The Lima Group, comprising 13 Latin American countries and Canada, is a multilateral body established in August 2017 to focus on Venezuela's situation.
Pompeo also noted that the United States would provide more "humanitarian assistance" to Venezuela, saying the aid was requested by the opposition leader Juan Guaido.
Denying the existence of a humanitarian crisis, the Venezuelan government refused to let the aid cross the border and called the aid operation a U.S.-orchestrated show leading to an eventual invasion.
On Friday night, Venezuelan Vice President Delcy Rodriguez announced the closure of three bridges connecting the country with Colombia. Venezuelan President Nicolas Maduro announced on Saturday the severance of his country's diplomatic and political relations with Colombia, following the latter's support for Venezuela's opposition and military defectors.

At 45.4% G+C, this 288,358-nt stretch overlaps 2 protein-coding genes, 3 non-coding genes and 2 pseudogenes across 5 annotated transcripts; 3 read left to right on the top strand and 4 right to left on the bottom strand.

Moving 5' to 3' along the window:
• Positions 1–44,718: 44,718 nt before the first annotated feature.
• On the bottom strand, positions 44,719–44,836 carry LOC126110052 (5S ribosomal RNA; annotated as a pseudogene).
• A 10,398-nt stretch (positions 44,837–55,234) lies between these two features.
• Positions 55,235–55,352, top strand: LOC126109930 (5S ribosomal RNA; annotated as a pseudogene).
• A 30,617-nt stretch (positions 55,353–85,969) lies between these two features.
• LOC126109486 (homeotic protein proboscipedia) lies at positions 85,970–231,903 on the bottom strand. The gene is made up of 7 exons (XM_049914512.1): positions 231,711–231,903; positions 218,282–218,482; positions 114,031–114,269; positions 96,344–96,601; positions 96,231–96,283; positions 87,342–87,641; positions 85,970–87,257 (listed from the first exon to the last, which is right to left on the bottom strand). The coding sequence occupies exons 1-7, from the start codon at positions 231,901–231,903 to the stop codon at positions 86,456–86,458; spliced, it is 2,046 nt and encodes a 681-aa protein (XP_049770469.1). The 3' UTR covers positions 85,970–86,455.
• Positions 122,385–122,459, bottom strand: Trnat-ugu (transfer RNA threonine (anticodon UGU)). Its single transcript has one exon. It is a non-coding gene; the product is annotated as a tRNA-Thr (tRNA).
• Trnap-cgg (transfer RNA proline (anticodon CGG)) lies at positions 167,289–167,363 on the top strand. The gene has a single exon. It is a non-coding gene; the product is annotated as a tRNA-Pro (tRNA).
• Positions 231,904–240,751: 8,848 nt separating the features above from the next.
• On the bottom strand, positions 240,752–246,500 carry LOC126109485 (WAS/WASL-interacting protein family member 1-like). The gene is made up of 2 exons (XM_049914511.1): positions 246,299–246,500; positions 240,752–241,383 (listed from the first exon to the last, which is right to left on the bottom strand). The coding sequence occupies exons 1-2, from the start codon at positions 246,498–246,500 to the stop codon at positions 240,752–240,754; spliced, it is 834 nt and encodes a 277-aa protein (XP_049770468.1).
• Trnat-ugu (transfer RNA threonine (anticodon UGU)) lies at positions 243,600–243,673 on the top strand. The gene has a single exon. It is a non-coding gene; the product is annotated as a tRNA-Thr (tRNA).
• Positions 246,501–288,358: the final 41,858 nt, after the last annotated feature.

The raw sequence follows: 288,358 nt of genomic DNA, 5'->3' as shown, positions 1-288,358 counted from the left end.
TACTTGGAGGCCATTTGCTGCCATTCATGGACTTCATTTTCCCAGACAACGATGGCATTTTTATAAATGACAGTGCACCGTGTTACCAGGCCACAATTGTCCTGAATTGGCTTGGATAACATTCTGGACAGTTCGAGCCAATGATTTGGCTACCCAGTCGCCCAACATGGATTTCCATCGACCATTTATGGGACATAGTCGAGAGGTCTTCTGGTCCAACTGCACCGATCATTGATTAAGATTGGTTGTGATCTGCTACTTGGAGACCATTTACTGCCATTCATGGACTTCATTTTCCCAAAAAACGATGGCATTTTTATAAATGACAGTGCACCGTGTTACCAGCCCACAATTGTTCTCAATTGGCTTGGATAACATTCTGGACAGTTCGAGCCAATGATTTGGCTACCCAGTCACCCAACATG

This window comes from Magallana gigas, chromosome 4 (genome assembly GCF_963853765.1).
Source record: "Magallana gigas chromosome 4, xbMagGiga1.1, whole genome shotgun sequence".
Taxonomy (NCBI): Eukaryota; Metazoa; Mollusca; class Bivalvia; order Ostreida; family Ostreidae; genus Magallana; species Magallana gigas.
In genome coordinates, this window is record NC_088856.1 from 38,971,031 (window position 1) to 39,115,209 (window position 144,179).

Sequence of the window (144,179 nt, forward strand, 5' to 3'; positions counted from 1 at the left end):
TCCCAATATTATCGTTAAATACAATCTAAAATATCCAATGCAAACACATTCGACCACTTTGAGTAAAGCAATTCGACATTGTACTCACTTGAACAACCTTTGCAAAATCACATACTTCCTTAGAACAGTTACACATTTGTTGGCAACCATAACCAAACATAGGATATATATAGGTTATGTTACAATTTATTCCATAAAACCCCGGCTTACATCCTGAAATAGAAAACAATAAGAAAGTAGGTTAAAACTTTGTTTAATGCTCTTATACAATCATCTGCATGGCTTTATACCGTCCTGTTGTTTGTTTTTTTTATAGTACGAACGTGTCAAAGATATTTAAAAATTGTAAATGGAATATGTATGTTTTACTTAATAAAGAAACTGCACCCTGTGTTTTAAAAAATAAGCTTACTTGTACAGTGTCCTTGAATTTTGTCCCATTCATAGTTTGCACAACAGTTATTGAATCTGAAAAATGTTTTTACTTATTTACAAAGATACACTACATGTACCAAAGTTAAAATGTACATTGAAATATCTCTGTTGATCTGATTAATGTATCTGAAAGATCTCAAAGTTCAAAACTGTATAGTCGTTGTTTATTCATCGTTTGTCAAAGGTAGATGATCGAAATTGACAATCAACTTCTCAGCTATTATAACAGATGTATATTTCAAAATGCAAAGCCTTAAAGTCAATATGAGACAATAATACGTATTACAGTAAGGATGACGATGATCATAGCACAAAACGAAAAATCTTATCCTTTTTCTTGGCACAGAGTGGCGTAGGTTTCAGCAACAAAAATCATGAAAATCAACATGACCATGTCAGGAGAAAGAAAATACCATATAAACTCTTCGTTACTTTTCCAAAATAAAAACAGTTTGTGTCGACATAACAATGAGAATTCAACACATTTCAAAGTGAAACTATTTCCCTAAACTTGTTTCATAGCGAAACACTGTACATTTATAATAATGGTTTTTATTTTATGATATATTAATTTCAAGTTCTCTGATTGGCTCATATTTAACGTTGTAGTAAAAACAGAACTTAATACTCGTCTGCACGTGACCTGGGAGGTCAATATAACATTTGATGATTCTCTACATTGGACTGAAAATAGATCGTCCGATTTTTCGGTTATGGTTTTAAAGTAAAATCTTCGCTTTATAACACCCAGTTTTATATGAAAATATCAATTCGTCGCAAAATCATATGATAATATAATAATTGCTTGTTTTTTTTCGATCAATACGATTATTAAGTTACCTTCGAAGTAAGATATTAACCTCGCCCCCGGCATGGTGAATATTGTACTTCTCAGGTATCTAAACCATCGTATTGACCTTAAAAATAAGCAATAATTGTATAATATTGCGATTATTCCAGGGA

"I think we'll find other ways to make sure that food gets to the people who need it," Pompeo said in the interview.
According to a statement issued by the United States Agency for International Development (USAID), the United States has airlifted approximately 191 metric tons of relief supplies to the Colombian border city of Cucuta since Feb. 4.
At the same time, the United States began pre-positioning 178 metric tons of locally-procured supplies in Boa Vista, near Brazil's border with Venezuela, the State Department said Friday.
Venezuelan opposition leader Juan Guaido declared himself "interim president" on Jan. 23 and was immediately recognized by Washington.
In response, Maduro announced he was severing diplomatic and political ties with the United States, ordering all U.S. diplomatic and consular personnel to leave Venezuela.
Maduro has accused Washington of orchestrating a coup d'etat in order to install a puppet regime in Venezuela.